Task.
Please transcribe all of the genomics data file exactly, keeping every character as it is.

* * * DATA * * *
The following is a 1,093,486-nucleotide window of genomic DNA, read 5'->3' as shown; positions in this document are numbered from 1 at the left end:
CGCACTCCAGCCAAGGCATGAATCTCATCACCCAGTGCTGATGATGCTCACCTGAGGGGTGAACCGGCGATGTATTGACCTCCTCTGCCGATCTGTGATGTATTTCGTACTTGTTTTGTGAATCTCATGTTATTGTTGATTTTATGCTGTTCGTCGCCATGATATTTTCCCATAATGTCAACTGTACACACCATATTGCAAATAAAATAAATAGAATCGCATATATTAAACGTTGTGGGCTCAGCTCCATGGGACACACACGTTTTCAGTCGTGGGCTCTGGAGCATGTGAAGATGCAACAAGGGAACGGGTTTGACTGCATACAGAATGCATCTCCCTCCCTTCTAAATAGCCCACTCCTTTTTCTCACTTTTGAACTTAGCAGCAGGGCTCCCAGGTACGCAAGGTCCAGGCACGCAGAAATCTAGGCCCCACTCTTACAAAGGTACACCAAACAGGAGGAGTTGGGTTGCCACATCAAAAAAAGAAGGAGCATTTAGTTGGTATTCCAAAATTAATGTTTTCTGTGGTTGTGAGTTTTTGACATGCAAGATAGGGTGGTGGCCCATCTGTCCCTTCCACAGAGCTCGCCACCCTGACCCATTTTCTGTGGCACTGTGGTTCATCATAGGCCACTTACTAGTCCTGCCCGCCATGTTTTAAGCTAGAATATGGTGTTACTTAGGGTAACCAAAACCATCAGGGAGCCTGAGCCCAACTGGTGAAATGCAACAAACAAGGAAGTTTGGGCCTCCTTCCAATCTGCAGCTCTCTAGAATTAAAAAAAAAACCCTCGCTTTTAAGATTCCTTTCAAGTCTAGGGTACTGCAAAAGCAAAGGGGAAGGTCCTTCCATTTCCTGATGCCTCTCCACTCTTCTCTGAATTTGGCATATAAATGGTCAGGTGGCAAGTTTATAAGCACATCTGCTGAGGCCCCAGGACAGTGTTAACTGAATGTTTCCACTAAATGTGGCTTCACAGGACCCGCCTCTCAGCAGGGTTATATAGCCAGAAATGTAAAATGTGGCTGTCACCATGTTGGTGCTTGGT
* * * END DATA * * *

The following is a 1,093,486-nucleotide window of genomic DNA, read 5'->3' as shown; positions in this document are numbered from 1 at the left end:
CGCACTCCAGCCAAGGCATGAATCTCATCACCCAGTGCTGATGATGCTCACCTGAGGGGTGAACCGGCGATGTATTGACCTCCTCTGCCGATCTGTGATGTATTTCGTACTTGTTTTGTGAATCTCATGTTATTGTTGATTTTATGCTGTTCGTCGCCATGATATTTTCCCATAATGTCAACTGTACACACCATATTGCAAATAAAATAAATAGAATCGCATATATTAAACGTTGTGGGCTCAGCTCCATGGGACACACACGTTTTCAGTCGTGGGCTCTGGAGCATGTGAAGATGCAACAAGGGAACGGGTTTGACTGCATACAGAATGCATCTCCCTCCCTTCTAAATAGCCCACTCCTTTTTCTCACTTTTGAACTTAGCAGCAGGGCTCCCAGGTACGCAAGGTCCAGGCACGCAGAAATCTAGGCCCCACTCTTACAAAGGTACACCAAACAGGAGGAGTTGGGTTGCCACATCAAAAAAAGAAGGAGCATTTAGTTGGTATTCCAAAATTAATGTTTTCTGTGGTTGTGAGTTTTTGACATGCAAGATAGGGTGGTGGCCCATCTGTCCCTTCCACAGAGCTCGCCACCCTGACCCATTTTCTGTGGCACTGTGGTTCATCATAGGCCACTTACTAGTCCTGCCCGCCATGTTTTAAGCTAGAATATGGTGTTACTTAGGGTAACCAAAACCATCAGGGAGCCTGAGCCCAACTGGTGAAATGCAACAAACAAGGAAGTTTGGGCCTCCTTCCAATCTGCAGCTCTCTAGAATTAAAAAAAAAACCCTCGCTTTTAAGATTCCTTTCAAGTCTAGGGTACTGCAAAAGCAAAGGGGAAGGTCCTTCCATTTCCTGATGCCTCTCCACTCTTCTCTGAATTTGGCATATAAATGGTCAGGTGGCAAGTTTATAAGCACATCTGCTGAGGCCCCAGGACAGTGTTAACTGAATGTTTCCACTAAATGTGGCTTCACAGGACCCGCCTCTCAGCAGGGTTATATAGCCAGAAATGTAAAATGTGGCTGTCACCATGTTGGTGCTTGGT